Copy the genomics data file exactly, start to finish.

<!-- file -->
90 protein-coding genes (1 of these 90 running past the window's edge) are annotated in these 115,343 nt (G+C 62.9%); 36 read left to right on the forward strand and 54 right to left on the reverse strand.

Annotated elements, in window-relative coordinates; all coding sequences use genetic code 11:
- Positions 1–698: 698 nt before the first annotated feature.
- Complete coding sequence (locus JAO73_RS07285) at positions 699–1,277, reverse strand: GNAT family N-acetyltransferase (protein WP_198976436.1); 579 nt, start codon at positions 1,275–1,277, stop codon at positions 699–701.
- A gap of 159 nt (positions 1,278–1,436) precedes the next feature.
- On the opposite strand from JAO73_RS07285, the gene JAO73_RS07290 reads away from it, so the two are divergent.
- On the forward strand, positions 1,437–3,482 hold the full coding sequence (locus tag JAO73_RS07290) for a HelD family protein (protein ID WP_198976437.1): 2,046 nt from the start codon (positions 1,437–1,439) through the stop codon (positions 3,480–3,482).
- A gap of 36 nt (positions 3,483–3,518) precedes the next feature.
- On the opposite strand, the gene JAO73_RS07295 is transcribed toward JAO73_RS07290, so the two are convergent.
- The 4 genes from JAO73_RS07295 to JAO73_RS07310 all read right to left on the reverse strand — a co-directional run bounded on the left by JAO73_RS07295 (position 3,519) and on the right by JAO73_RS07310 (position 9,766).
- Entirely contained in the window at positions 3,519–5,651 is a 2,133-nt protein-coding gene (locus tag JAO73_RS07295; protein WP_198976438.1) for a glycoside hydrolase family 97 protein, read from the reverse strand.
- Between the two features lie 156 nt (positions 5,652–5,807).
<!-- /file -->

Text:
90 protein-coding genes (1 of these 90 running past the window's edge) are annotated in these 115,343 nt (G+C 62.9%); 36 read left to right on the forward strand and 54 right to left on the reverse strand.

Annotated elements, in window-relative coordinates; all coding sequences use genetic code 11:
- Positions 1–698: 698 nt before the first annotated feature.
- Complete coding sequence (locus JAO73_RS07285) at positions 699–1,277, reverse strand: GNAT family N-acetyltransferase (protein WP_198976436.1); 579 nt, start codon at positions 1,275–1,277, stop codon at positions 699–701.
- A gap of 159 nt (positions 1,278–1,436) precedes the next feature.
- On the opposite strand from JAO73_RS07285, the gene JAO73_RS07290 reads away from it, so the two are divergent.
- On the forward strand, positions 1,437–3,482 hold the full coding sequence (locus tag JAO73_RS07290) for a HelD family protein (protein ID WP_198976437.1): 2,046 nt from the start codon (positions 1,437–1,439) through the stop codon (positions 3,480–3,482).
- A gap of 36 nt (positions 3,483–3,518) precedes the next feature.
- On the opposite strand, the gene JAO73_RS07295 is transcribed toward JAO73_RS07290, so the two are convergent.
- The 4 genes from JAO73_RS07295 to JAO73_RS07310 all read right to left on the reverse strand — a co-directional run bounded on the left by JAO73_RS07295 (position 3,519) and on the right by JAO73_RS07310 (position 9,766).
- Entirely contained in the window at positions 3,519–5,651 is a 2,133-nt protein-coding gene (locus tag JAO73_RS07295; protein WP_198976438.1) for a glycoside hydrolase family 97 protein, read from the reverse strand.
- Between the two features lie 156 nt (positions 5,652–5,807).